By Karl Buscheck | @KarlBuscheck
David Forst's first big-money move as the general manager of the Oakland Athletics was a bold one, splashing out $22 million – plus up to $3.75 million in incentives – to Ryan Madson, a 35-year-old reliever. Madson, who didn't throw a single major league pitch from 2012 to 2014, spent part of the 2014 season tutoring a high school pitcher as a favor for an old friend. 2015 was a much different story.
After inking a non-guaranteed minor league deal with the Kansas City Royals that would pay him a million bucks if he made the squad, Madson spent this past season as an indispensable cog in the nastiest bullpen in baseball – a bullpen that helped the Royals roll to their first World Series title since 1985.
The 6'6” righty, who also won a Fall Classic with the Philadelphia Phillies way back in 2008, dazzled at Kauffman Stadium, posting a 2.13 ERA and limiting the opposition to a .205 average in 68 outings. In the process, the veteran whose career was almost snuffed out by a slew of elbow injuries, pushed his way to the top of Forst's winter shopping list.
Sitting in a left field suite at the Coliseum during a media availability session at the team's recent FanFest event, Forst commanded the room with a calm confidence as questions were lobbed his way.
“The one thing we did this year with Ryan Madson is we went out and were aggressive,” Forst explained. “We sort of went to the top of the market. He just was such a good fit with his stuff and his experience in the back of the pen.”
The signing of Madson was the signature move of Forst's first offseason in the GM's chair in Oakland, but it was actually just one of four key moves he made to overhaul his dumpster fire of a bullpen. Last season, the A's relief crew piled up the third-most losses (31) in the American League, lugged around the third-worst ERA (4.63) in MLB and checked in at No. 19 in strikeouts. It doesn't take a major league talent evaluator to decipher what kind of relievers Forst and his boss –executive vice president of baseball operations Billy Beane – were targeting: Hard-throwers who miss a ton of bats.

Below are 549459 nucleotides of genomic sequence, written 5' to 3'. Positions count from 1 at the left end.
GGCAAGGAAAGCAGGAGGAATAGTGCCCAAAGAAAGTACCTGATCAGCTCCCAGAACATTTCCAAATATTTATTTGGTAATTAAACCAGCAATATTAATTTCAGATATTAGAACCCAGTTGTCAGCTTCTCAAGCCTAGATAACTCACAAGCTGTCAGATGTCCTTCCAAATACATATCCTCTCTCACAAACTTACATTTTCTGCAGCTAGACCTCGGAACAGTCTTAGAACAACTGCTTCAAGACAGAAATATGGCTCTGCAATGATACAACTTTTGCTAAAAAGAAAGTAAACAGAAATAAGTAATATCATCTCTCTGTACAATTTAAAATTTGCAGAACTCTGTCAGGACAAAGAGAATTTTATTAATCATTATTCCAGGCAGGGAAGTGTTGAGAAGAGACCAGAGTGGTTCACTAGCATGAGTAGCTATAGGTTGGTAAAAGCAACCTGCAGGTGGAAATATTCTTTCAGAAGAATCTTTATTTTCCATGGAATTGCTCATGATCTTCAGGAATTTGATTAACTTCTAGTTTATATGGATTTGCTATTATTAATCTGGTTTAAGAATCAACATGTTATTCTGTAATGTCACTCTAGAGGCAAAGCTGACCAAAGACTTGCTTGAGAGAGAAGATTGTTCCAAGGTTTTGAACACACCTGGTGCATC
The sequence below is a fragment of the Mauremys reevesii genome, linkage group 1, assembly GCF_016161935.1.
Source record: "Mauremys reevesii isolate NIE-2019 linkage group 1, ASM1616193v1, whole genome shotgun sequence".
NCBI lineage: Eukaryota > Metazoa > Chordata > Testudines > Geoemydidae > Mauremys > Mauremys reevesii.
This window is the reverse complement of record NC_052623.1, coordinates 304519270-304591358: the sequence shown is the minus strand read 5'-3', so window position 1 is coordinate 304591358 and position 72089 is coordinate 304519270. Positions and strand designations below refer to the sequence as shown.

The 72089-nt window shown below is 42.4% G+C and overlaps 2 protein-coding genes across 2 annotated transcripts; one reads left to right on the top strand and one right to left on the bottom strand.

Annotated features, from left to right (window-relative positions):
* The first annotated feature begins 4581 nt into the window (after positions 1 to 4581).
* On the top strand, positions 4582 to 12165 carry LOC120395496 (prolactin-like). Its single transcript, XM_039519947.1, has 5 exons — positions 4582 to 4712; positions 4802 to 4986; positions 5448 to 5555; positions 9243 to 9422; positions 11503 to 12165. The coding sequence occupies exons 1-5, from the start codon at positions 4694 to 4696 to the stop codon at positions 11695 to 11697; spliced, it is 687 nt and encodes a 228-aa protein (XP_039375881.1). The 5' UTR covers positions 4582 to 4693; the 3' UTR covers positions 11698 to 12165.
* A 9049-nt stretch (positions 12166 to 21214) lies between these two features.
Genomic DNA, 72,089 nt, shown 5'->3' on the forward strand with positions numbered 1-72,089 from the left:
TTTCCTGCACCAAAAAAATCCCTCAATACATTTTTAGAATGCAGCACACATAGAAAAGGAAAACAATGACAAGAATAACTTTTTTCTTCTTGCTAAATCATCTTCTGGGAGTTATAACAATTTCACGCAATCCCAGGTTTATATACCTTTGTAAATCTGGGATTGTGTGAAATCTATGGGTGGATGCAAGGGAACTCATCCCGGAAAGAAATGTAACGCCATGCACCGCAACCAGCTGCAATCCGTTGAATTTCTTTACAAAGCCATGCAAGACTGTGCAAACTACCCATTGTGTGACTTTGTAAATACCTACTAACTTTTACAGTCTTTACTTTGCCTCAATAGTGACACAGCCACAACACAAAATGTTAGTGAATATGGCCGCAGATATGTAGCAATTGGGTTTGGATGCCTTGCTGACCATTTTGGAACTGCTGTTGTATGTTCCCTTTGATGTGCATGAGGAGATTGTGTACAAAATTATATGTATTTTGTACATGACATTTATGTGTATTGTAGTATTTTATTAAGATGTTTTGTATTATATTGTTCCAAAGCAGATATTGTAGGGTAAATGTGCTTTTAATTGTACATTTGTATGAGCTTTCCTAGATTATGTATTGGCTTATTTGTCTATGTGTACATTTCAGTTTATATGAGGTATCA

As teams like the Royals have made abundantly apparent, the more flame-throwing relief aces you have pitching out of the pen, the better off you'll be. Madson, who posted an 8.2 strikeout-per-nine ratio and whose average heater clocked in at an average speed of just under 94.5 mph, per the calculations of MLB.com, does exactly that. And based on those numbers, he's not even guaranteed to be the scariest of the club's new quartet of arms.
Liam Hendriks, who Oakland snagged in a swap which sent Jesse Chavez to the Toronto Blue Jays, logged a K/9 ratio of 9.9 and threw a two-seamer that ran up to the plate at 95 mph. Then there's John Axford, who the team officially signed to a two-year, $10 million pact on Dec. 11 – the same day Madson joined the club. Axford punched out 10 batters per nine frames for the Colorado Rockies in 2015 and has a four-seamer that sits in the mid to high 90's. Like Madson, the righty has closing experience on his resume as well.
The 32-year-old landed in the No. 9 spot on the National League Cy Young ballot back in 2011 when he saved 46 games. After slamming the door 25 times for the Rockies during the season that was, Axford had options this winter. As it turns out, the right-hander, who is famous for his creative facial hair, is a fan of the region. “I love the Bay Area,” Axford assured members of the East Bay media contingent on hand.